So we flew from KBED to New Bedford, KEWB, and onto Martha’s Vineyard, KMVY. Then back to KBED.

Lunch was at the Airport Grille in the terminal at New Bedford. Excellent aviation-themed restaurant with good, reasonably priced food, and nice people.

KEWB is Class D; but quiet. ATC were welcoming and helpful, advising us to park by the playground!

KMVY is much busier Class D. It is where the Obamas have their summer holiday. They were there last week. We just stopped for twenty minutes for a quick hello and coffee.

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Martha’s Vineyard
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New Bedford

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Holding short of 23 at Hanscom Field

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Captain Alex – he is a very capable pilot.

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Pilatus country at Marthas Vineyard

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Lunch at New Bedford

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New airfields on this trip:

Hanscom Field – Bedford. KBED
New Bedford Municipal KEWB
Marthas Vineyard KMVY
Beverly Municipal KBVY
Lawrence Municipal KLWM
Nashua Boire Field KASH

 

 

 

Multiple bombings across Thailand’s southern tourism centres

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A series of bombings struck Thailand at a variety of locations, including sites popular with tourists, on Thursday night and Friday morning, in what a senior Thai official called a coordinated wave of attacks.

Two bombs went off at the Hua Hin resort in Thailand late Thursday evening, killing one woman and wounding at least 19 people, a local official said.

On Friday morning, more explosions struck in Hua Hin, as well as at the Patong beach at a popular resort island, Phuket, where several people were reported to have been wounded.

At roughly the same time as the Phuket explosions, two explosions were reported near a police station in the province of Surat Thani. Initial reports said one person had been killed there and several wounded.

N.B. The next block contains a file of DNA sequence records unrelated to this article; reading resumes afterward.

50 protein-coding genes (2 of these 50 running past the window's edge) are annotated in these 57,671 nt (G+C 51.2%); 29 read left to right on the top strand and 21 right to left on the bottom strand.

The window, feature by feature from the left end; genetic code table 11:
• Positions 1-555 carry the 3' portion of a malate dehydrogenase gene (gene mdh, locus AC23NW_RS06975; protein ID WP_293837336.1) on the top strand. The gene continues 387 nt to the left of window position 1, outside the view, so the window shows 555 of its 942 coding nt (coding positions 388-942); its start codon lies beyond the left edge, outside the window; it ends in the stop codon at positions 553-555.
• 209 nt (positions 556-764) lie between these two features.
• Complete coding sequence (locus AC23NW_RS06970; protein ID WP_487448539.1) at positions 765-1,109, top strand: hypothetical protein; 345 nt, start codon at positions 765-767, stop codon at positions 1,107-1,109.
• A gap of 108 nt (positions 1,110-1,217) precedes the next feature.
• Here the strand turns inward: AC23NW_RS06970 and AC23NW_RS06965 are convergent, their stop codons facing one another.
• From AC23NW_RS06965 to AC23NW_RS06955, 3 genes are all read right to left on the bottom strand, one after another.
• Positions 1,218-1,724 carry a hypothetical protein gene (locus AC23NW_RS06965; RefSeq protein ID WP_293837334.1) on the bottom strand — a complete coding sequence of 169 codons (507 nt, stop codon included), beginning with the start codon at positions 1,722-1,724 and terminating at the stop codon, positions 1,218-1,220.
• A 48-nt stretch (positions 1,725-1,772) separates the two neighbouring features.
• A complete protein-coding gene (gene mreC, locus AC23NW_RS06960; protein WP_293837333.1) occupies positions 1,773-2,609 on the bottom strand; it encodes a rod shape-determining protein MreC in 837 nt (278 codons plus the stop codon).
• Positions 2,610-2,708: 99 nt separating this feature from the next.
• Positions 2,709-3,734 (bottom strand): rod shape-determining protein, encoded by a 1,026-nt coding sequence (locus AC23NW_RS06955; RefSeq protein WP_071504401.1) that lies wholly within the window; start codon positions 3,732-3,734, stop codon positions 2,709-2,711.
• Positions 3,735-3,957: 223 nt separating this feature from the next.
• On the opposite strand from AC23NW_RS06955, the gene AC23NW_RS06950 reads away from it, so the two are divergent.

There was also a bomb in Trang on Thursday.

Totals so far are four dead in nine separate attacks in five provinces. Dozens have been wounded.

Inevitably there are concerns of additional bombs and Hua Hin is effectively on lockdown for the day – which is a public holiday for the Queen’s birthday in Thailand.

Gen. Prawit Wongsuwan, a deputy prime minister in Thailand’s military-run government, said Friday that the attacks were “absolutely conducted by the same network. I believe so. But the investigation is unclear on who actually did it, what are the reasons behind it.’’

Bombings are not uncommon in Thailand’s deep south, where an insurgency has raged, but they are rare in areas frequented by tourists, like Hua Hin and Phuket.

The explosions Thursday night in Hua Hin, which occurred about a half-hour apart, were in an area of bars and nightclubs popular with foreign tourists.

At least nine foreigners were wounded in the second explosion, which went off at a crowded intersection, according to Suthipong Klai-udom, a Hua Hin district official.

Mr. Suthipong said that Germans, Swiss and Italians were among the wounded foreigners, and that the woman who died was a Thai street vendor whose cart was near one of the explosions.

He said the bombs had been hidden in plant pots and detonated by cellphone.

 

The referendum has made their coup permanent

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From the Economist (other than adding a note about the source of statement from the PM’s office and also the statement from the EU.)

The people have spoken, albeit in a muted and contrived fashion. In a closely-controlled constitutional referendum held in Thailand on August 7th, 61% of voters endorsed a charter promoted by the army (which has held power since a coup in 2014). Turnout was low, at 55%. The constitution will keep the armed forces in power long into the future.

The results stunned pro-democracy campaigners, who had believed that the charter (Thailand’s most regressive yet, drawn up without public participation) would face fierce opposition in the polls. But the main political parties, who had recommended rejecting the constitution, have accepted the result.